QAHCs, US tax-exempt investors and hybrid payer mismatches

05 May 2023

US tax exempt investors in funds can give rise to a hybrid payer mismatch for UK qualifying asset holding companies (QAHCs), despite deriving no tax benefit from this. This makes it doubly important to confirm the application of the 10% and/or QII exceptions within the rules.

We recently led a PETF session focusing on the practical impact of anti-hybrid and CIR rules for private fund structures.

One of the areas covered was the impact of the UK anti-hybrid rules on the tax deductibility of financing instruments issued by a QAHC owned by a fund. The tax deductibility of this financing is, of course, critical to the ability of the QAHC to operate effectively.

In this post, we explore, in more detail, a peculiarity within the UK anti-hybrid rules caused by US tax-exempt investors in a fund.  


In many fund structures, a QAHC will elect to be disregarded for US tax purposes and so will be a hybrid entity (as it is a corporate for UK tax purposes).

As we explained in the session, the QAHC’s disregarded status may give rise to a “hybrid payer mismatch” to the extent of US investors in the fund. This is because the (UK tax deductible) interest payments made by the QAHC to the fund are not included by the investors, due to the QAHC being disregarded in the US. The resulting “mismatch” is counteracted through denial of tax deductions to the QAHC (subject to available exceptions).

Where a fund has US taxable investors, although a hybrid payer mismatch may arise that is attributable to their participation, it is likely that no counteraction will be made on the assumption that these investors will include, for US tax purposes, income arising to the QAHC from its investments (so-called “dual inclusion income”).

The technical outcome where a fund has US tax exempt investors is, however, different.

Where the US investor is tax-exempt, the QAHC’s hybridity arguably has no bearing on whether there is a mismatch – because payments by a regarded QAHC would not be included due to the investor’s tax-exempt status. However, in determining whether a mismatch is a result of hybridity, the rules require you to assume that the relevant investor is taxable. If the investor was taxable, the non-inclusion would likely result from the QAHC’s hybridity.

Because the investor is tax-exempt, there is then difficulty in concluding that dual inclusion income arises to it, because the assumption that the investor is taxable is not expressly carried across to the dual inclusion income exception. In the absence of any exception, there would therefore be a counteraction to the extent of the investor’s participation in the fund.

Managers would be forgiven for finding this outcome strange - that a US tax-exempt investor (who derives no tax benefit from the mismatch) can give rise to a counteraction in circumstances where a US taxable investor does not. However, we understand that HMRC believe this reading of the rules is correct.


We are therefore left with a situation where, if a QAHC is disregarded and there are US tax-exempt investors in the fund that owns the QAHC, the QAHC could be denied a UK tax deduction on its financing to the extent of those investors.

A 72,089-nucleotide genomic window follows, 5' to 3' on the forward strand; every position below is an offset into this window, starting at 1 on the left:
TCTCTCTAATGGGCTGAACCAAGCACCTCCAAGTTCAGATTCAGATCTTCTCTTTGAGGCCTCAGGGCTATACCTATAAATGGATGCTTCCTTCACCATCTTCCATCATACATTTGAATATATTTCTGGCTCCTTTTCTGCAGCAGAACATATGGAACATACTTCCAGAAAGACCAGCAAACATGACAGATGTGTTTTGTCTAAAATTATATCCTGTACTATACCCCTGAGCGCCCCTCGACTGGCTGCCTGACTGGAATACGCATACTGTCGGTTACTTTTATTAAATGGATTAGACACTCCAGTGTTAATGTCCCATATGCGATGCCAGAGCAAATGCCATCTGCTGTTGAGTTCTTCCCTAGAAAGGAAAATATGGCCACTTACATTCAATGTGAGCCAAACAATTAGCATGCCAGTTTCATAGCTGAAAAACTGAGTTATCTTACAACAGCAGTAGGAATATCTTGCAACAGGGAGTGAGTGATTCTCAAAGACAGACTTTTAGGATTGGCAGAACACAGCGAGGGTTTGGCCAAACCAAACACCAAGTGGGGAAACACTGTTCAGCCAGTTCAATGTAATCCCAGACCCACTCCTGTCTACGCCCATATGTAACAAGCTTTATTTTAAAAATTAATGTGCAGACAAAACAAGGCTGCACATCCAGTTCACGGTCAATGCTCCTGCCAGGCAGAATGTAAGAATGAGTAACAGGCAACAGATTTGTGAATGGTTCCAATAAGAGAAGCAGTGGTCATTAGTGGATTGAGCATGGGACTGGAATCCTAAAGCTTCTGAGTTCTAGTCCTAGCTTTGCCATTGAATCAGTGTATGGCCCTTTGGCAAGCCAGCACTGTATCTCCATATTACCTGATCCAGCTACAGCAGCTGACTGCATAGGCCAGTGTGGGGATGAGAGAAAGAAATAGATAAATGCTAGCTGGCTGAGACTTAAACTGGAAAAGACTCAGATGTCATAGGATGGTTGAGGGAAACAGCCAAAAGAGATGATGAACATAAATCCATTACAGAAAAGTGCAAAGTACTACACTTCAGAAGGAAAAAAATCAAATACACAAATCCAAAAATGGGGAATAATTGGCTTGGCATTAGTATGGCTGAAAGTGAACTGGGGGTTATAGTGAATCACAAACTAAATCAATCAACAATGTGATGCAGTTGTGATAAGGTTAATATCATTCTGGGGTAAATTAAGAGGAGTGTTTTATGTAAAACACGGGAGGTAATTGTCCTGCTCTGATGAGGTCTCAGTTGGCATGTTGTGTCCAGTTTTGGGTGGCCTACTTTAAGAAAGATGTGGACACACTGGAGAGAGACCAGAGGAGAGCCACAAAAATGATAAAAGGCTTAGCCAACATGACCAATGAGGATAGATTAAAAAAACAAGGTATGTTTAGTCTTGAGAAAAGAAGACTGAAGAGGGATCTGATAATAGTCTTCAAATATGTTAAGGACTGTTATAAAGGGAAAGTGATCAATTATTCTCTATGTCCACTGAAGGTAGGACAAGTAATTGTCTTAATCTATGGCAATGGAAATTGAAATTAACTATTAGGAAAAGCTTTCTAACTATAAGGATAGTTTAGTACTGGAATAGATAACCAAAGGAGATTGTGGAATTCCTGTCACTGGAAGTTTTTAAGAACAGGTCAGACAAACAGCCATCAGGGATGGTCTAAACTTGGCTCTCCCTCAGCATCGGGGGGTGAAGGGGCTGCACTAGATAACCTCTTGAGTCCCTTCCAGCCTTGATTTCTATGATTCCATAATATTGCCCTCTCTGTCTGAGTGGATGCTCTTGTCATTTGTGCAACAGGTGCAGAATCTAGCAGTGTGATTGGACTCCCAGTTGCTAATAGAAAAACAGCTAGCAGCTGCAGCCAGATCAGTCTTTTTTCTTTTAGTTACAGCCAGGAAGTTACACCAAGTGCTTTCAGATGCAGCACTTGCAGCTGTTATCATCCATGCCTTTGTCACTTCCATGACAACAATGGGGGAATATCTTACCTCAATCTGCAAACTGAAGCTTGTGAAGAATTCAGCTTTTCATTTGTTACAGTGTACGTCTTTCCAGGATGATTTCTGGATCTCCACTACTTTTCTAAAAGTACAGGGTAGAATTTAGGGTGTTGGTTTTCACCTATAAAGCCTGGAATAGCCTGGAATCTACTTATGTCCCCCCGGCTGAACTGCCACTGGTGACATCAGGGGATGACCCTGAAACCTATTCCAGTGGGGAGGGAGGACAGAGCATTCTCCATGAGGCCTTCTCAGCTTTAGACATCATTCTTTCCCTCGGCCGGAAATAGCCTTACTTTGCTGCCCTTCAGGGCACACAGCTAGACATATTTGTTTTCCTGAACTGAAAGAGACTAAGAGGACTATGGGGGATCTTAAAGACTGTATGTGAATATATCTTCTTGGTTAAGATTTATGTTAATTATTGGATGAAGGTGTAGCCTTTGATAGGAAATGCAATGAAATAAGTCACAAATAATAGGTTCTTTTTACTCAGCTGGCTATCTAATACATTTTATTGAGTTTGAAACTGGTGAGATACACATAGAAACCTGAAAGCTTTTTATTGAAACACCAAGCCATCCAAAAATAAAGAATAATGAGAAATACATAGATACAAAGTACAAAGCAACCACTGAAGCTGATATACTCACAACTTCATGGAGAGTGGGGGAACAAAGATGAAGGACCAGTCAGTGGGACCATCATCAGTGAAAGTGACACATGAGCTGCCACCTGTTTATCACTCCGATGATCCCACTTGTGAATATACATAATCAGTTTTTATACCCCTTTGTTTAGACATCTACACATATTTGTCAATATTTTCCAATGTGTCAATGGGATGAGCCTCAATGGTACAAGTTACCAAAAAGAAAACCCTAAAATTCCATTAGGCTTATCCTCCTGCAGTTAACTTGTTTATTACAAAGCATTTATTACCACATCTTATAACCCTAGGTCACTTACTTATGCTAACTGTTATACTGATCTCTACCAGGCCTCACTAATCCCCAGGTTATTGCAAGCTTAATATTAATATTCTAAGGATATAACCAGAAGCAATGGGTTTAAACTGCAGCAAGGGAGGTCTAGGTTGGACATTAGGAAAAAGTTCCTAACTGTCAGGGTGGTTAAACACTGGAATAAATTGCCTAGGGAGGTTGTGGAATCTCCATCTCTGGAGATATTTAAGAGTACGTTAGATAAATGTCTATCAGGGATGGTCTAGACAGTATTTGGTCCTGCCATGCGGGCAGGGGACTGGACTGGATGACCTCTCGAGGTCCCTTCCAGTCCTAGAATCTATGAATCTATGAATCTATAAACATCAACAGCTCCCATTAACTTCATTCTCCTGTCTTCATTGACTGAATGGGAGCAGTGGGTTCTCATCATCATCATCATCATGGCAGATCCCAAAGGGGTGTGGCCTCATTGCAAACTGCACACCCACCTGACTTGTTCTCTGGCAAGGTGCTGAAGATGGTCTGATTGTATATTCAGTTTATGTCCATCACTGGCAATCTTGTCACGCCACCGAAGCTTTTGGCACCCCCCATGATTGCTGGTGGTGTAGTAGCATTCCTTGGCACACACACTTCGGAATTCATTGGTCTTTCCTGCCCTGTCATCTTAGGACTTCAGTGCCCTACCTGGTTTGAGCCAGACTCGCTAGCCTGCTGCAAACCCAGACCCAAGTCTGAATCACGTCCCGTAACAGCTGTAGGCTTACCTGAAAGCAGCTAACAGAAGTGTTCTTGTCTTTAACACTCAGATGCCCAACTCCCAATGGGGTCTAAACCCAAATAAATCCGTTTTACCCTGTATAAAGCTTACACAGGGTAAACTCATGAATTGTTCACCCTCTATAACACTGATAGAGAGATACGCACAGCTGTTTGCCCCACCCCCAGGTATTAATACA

The first point to bear in mind is that the UK anti-hybrid rules now provide for an exception under which a mismatch is ignored if it is attributable to an investor that (broadly) holds less than 10% of commitments to a fund partnership. If a US tax-exempt investor falls below this threshold, there should not be any issue.

Further, a mismatch is also ignored if it is attributable to a “qualifying institutional investor” (QII). A QII is an investor that falls into any of a list of prescribed categories – including, for example, overseas pension schemes. Practically, we would expect many US tax-exempt funds to be overseas pension schemes and so constitute QIIs. However, the “overseas pension scheme” definition is technical and, in our experience, requires some detailed analysis to be satisfied that the conditions are met.

It may also be open to fund managers to adopt a purposive interpretation of the rules – for instance, to the effect that the assumption that an investor is taxable should be carried across to the dual inclusion income exception. However, we understand that HMRC do not see any justification for such an interpretation (although whether they would litigate such a matter over this point is a different question).

Practical impact

In the majority of cases, we would expect either the 10% exception or the QII exception to be available to prevent US tax exempt investors causing a counteraction of deductions under the hybrid payer rules.

However, given our understanding of how HMRC will apply the rules in this situation, in the absence of these exceptions, it is doubly important that:

  • managers ensure that the relative percentage commitments of investors in a fund partnership are monitored, to determine whether the 10% exception is available; and
  • managers obtain sufficient information from investors to determine whether the QII exemption can be relied on. We sometimes see managers ask for confirmation or representation from investors in their subscription documentation as to whether they are QIIs.